Do you want to be happier? The creation story found in the first weekly Torah portion, Bereishit, has much to teach us about simcha (Jewish happiness). Here are four important lessons:
The Importance of Gratitude
SEVEN different times during the story of how G-d created the universe, we read some variation of, “And G-d saw that it was good.” Why is this repeated so often? Of course G-d knows his creations were good, HE created them! This repetition is to teach us gratitude. Gratitude for natural wonders, such as the beautiful stars:
If the stars should appear one night in a thousand years, how would men believe and adore; and preserve for many generations the remembrance of the city of God which had been shown! But every night come out these envoys of beauty, and light the universe with their admonishing smile. – Ralph Waldo Emerson
The continual focus on G-d’s creation being “good” in Bereishit also teaches us gratitude for the natural order and even for our ability to emulate our Creator by creating. Constantly reflecting on what we are grateful for will make us happier. Gratitude has been found by Judaism (and pretty much all religions), as well as modern social science, to be one of the main generators of happiness.
On the fourth day of creation, we read that G-d “made the two great luminaries. The greater luminary to dominate the day and the lesser luminary to dominate the night.” This, of course, refers to the sun and the moon. But a Midrash teaches us that it wasn’t always this way. Originally, the plan was for the sun and the moon to be equal. According to the Midrash, though, the moon complained and asked G-d if two kings can share a crown. G-d’s response was to shrink the moon.
When we covet what others have and get jealous, we diminish ourselves (and our own happiness).
You Were Created in G-d’s Image!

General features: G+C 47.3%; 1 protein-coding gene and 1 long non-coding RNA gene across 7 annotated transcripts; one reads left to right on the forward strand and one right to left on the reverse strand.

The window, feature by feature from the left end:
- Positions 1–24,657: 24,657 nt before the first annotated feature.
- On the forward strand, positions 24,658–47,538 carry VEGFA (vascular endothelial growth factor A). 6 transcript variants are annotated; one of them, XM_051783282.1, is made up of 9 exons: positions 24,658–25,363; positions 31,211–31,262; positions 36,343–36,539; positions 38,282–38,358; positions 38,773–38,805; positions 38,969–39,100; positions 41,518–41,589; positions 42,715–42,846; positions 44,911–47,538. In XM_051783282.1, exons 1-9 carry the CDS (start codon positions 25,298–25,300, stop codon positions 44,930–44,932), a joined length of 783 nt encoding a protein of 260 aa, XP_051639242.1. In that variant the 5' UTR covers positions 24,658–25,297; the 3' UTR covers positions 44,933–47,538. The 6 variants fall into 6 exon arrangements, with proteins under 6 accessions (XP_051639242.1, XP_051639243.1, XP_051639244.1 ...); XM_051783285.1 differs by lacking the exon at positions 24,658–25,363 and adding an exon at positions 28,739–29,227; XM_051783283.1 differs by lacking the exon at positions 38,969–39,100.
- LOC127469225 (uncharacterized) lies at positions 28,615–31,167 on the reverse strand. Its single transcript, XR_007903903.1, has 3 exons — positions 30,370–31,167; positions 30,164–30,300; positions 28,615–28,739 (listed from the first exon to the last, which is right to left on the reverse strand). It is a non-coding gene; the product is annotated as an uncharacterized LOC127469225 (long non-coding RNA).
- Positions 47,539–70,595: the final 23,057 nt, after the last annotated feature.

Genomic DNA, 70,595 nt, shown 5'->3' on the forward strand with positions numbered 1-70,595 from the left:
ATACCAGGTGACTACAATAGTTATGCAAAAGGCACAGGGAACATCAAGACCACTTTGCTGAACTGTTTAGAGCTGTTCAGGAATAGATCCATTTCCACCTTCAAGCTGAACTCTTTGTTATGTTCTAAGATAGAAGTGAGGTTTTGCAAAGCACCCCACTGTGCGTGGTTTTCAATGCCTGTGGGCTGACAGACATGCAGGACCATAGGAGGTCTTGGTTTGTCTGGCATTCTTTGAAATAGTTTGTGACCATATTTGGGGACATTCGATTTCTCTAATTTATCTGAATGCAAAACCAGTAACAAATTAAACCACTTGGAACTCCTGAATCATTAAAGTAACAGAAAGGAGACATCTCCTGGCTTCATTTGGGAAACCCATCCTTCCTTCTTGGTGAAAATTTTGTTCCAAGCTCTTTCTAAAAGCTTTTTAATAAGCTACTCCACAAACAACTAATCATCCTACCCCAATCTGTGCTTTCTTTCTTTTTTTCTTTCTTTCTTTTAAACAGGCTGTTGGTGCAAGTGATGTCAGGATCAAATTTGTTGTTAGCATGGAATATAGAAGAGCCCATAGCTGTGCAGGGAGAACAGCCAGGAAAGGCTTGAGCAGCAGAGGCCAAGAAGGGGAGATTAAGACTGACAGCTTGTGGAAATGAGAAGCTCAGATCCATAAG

Later on in Bereishit, we find out that “G-d created man in His image.” What an amazing insight in terms of the self-esteem we should possess. How can anyone possibly feel bad about themselves or their abilities after learning we were created in G-d’s image? Like Him, we have the power to help others, to perform acts of kindness, to create, to reason, to exercise free will, etc. There is a reason you are here!
But Don’t Forget to Rest…
On the seventh day, after all that creating, G-d rested. He didn’t need to take a break, he’s G-d. Much like the first point above, where G-d demonstrated gratitude for our instruction, here G-d rested for our benefit — to show us the spiritual importance of maintaining a day of rest.
I don’t think there has ever been a time in the history of humanity where people needed a day of rest more than we do today. Most of us are slaves to our computers and devices and we hardly ever disconnect from the matrix. It is crucial to set aside a day for spiritual rejuvenation, time with your spouse and children, reflection, and also physical rest.
Those are just four happiness tips in Bereishit, but there are potentially many more. Please let me know if you have other takeaways from this week’s Torah portion…